The inward curving walls, on the other hand, were built simply to accommodate visitor access.
Further illustrating how much we don’t know about these sites is the fact that a similar layer of quartz stone was found spread out in front of the entrance to the passage at nearby Knowth. Rather than rebuilding a Newgrange-esque retaining wall, researchers interpreted the position of the stones as a “plaza” and laid out the stones in front of the entrance as a sort of “apron”.
Entering the Newgrange passage
It was then my turn to enter the inner passage with the rest of the group. To say it was a surreal experience would be an understatement – You are essentially walking in a structure built by our prehistoric human ancestors of whom we know so little. Again, I had to process that this mound is over 5200 years old.
The chambered passageway consists of vertical boulders for the walls and stones to cap the roof. The passage slopes up and at one point narrows considerably. Photography is not allowed in the passageway and chamber, and bags have to be held in front of you below knee level to prevent the zippers from scratching the walls.
It goes without saying that you should help keep Newgrange, Knowth, and other ancient monuments in good and pristine shape when you visit.
After a short walk, we emerged into the central chamber. The chamber is vaulted, and was built in a cruciform layout with smaller chambers on 3 sides. Located in there are chiselled stone basin, which may have held cremated remains from the settlers that built Newgrange. According to the guide, only five sets of remains were found in Newgrange, whereas more were found in Knowth, indicating that Newgrange probably housed the remains of the elites of the society that built Newgrange.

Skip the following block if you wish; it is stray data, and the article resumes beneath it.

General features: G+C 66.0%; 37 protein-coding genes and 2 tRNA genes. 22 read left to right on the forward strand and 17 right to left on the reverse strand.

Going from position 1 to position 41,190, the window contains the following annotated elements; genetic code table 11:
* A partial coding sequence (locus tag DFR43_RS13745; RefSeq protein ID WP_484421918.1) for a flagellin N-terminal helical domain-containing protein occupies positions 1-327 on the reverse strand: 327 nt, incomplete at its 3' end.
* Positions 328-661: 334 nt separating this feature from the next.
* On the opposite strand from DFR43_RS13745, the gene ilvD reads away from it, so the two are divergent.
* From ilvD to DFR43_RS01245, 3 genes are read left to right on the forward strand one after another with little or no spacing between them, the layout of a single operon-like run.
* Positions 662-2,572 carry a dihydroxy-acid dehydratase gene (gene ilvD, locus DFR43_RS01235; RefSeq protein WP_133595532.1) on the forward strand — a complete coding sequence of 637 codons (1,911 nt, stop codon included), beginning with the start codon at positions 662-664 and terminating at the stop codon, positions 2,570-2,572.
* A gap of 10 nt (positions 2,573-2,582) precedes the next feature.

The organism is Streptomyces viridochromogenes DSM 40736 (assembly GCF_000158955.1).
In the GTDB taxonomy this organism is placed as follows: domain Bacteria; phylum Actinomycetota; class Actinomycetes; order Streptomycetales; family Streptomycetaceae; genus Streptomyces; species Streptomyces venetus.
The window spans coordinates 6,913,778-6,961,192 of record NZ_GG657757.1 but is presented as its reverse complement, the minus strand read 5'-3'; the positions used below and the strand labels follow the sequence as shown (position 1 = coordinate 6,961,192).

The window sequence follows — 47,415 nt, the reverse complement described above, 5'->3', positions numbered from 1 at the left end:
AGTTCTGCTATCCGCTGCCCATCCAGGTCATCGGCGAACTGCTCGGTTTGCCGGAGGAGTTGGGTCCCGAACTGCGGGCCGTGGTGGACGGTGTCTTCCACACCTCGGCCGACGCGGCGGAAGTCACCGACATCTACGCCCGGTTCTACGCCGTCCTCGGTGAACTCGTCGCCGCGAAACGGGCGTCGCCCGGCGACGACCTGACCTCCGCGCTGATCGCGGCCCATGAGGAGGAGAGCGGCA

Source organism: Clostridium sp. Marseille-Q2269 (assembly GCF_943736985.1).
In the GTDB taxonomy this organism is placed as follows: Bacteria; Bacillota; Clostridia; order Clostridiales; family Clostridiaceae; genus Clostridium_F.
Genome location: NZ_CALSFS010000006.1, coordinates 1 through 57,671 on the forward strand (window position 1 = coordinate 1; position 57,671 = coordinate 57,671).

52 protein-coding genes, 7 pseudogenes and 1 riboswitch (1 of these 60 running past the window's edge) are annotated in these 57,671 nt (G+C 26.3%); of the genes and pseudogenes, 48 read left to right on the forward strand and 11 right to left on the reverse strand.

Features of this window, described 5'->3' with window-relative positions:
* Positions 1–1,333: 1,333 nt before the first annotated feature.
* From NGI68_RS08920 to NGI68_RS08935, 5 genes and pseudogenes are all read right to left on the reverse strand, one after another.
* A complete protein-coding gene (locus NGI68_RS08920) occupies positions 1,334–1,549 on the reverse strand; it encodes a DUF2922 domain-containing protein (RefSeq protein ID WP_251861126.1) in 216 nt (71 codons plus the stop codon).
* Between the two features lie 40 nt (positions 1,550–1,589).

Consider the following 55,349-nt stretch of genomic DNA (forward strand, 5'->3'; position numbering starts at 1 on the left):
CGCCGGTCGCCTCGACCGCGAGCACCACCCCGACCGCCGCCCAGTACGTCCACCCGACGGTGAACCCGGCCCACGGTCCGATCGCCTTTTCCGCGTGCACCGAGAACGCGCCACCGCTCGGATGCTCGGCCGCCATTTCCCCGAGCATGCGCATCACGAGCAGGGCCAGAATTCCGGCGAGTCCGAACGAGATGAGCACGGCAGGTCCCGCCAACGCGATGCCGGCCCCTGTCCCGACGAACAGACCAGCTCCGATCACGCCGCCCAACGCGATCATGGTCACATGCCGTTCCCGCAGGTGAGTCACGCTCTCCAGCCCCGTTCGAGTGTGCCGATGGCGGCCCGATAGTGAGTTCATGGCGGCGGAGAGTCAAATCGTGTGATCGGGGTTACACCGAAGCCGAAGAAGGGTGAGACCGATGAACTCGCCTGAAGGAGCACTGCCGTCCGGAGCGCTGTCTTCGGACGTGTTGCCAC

Now the inner passage has one more trick up its sleeve. Essentially, Newgrange is aligned with the solar alignment of the winter solstice – During the week of December 21st, the sun slowly illuminates the passageway as it rises, bathing the passageway in a golden light. This is achieved by an opening above the entryway, called the roofbox, together with the upward sloping design of the passageway. Now we don’t quite know for sure the exact meaning of the solar alignments to Newgrange’s builders, but the effort taken to orient Newgrange in this exact manner clearly infers some significance at the very least.
If you’d like to see this happen in person, you can put your name in for a lottery at the Visitor Centre. If you win a place, you can bring a friend along on an allocated day where you will wait in the chamber in the darkness. Do be warned – as ethereal as the site is, it is ultimately down to luck. Alternatively, you can settle for the recreation performed during the tour using a 400w electric bulb. The effect, while artificial, is still pretty stunning.
Return to the Visitor Centre
The tour of Newgrange was over before I knew it, and we were soon being led back to the bus stop for the shuttle bus back to the Visitor Centre. I was very sleep deprived at this point, but it had been an absolutely spectacular morning.
Given the opportunity, I’d definitely visit Newgrange again.